Andrew told me he wasn't exactly sure why the Germans showed him what they did. He assumed they were so cruel they thought he would be overjoyed when it was revealed to him. I believe they knew he would be disgusted, but reasoned that revealing the secret to him would be better than having him find out on his own, and if they could control the situation, they could retain his loyalty.

    In a rural area in Poland, Adalgar was taken to a forced labor camp for dissidents and racial undesirables, what we now call "Concentration Camps." He was given a full tour of every facility. He got to see the miserable conditions of every room, the filth and squalor, the starved and beaten prisoners, the torture facilities and even the execution chambers. Andrew explained that he seen prisons before, but nothing as squalid and miserable as this.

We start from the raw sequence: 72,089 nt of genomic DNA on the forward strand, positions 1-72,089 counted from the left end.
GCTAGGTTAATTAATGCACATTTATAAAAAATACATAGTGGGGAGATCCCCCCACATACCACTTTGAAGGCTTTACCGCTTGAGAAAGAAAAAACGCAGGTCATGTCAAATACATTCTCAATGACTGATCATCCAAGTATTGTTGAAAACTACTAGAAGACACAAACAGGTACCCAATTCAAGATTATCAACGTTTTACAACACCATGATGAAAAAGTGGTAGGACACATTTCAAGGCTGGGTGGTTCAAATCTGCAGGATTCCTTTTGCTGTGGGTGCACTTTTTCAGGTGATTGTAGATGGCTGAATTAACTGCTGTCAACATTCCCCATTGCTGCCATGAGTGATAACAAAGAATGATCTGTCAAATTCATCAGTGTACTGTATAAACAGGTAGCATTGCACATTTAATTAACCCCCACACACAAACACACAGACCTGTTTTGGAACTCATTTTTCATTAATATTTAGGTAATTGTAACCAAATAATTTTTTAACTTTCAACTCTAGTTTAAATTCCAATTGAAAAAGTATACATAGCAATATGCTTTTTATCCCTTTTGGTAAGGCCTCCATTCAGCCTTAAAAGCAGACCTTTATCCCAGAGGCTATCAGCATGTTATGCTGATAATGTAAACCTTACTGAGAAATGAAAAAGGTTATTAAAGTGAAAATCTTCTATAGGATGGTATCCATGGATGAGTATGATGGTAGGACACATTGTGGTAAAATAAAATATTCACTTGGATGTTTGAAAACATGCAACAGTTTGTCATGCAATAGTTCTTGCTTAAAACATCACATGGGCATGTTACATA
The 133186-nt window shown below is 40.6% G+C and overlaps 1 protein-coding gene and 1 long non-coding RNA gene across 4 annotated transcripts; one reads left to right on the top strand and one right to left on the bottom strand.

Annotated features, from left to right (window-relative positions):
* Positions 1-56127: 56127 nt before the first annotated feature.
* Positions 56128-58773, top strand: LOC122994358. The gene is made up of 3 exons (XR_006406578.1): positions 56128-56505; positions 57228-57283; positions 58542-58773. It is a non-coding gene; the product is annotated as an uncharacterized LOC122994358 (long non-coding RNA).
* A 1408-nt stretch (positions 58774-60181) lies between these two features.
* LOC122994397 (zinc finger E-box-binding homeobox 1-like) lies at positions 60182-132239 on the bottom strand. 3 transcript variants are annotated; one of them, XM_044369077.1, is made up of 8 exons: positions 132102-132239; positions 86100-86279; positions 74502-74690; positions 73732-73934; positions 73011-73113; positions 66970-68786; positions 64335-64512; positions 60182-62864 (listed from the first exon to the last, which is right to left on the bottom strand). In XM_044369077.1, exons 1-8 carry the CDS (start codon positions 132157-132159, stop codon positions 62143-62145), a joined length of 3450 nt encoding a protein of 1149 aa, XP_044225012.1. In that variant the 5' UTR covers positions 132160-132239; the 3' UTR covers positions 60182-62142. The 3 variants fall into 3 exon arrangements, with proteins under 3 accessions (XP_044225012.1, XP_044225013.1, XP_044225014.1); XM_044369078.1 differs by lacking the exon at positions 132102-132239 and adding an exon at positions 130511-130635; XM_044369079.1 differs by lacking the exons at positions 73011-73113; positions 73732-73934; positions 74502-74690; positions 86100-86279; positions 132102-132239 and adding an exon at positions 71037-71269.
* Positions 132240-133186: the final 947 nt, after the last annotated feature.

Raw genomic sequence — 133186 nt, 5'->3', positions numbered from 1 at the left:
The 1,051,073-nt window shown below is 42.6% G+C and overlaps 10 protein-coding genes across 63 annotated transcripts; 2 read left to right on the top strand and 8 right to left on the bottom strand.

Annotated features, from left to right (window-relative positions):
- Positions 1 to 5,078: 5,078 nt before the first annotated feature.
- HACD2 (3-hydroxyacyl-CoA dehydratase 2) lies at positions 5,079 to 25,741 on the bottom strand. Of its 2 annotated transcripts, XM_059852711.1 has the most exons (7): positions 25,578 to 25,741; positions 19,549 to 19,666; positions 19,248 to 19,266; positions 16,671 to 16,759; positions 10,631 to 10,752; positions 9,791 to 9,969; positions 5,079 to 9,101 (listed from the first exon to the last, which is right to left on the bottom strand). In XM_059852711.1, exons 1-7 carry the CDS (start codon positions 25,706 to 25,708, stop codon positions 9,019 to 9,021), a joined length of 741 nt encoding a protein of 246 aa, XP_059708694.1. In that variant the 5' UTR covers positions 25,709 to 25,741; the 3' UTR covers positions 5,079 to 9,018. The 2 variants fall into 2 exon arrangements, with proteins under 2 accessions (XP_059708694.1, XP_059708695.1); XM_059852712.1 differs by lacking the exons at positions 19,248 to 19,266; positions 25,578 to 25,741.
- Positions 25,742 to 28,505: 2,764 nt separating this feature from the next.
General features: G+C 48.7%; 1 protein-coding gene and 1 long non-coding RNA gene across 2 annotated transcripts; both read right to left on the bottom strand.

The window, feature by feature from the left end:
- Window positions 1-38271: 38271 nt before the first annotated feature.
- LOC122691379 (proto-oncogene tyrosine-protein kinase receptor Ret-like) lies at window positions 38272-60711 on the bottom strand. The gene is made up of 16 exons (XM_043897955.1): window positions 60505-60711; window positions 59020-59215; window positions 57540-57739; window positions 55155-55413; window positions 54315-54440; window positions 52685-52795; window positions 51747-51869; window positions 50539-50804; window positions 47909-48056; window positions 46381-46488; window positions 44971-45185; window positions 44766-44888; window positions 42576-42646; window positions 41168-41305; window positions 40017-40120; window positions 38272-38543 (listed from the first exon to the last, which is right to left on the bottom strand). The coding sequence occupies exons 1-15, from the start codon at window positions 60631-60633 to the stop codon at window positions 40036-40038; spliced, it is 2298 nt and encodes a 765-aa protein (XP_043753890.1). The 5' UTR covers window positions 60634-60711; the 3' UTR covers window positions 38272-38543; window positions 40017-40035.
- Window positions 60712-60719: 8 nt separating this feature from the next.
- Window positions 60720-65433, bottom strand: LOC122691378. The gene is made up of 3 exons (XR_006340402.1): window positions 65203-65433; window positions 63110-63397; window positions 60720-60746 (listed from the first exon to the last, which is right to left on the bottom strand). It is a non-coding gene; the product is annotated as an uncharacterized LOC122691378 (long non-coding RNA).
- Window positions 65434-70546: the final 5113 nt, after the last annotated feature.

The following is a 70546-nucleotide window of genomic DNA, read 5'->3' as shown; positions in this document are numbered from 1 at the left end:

He described feeling shell-shocked, standing there in complete silence. The officer escorted him through the facility was grim, aloof and detached. He would often avert his gaze to a nearby wall or out of a window as Adalgar observed some new horror. Today, we are all well aware of the evils of these camps, but at the time, Adalgar was one of the few people to see inside one of those awful places.

    The loyalty he had to his government and the patriotism he felt for his homeland was beginning to chip away. As he left the encampment with an entourage of soldiers, he described feeling shame, confusion and anger. A few government officials attempted to explain that the prison camps were meant to house only the worst of criminals, and that the poor conditions were only due to financial constraints brought on by the war. Even still, they firmly stated that Hitler intended to ethnically cleanse Europe, claiming that it was for the good of humanity and that in the end, when the roughest parts were over, the entire planet would be a more peaceful, happy place. Herrman didn't believe them, even though he wanted to.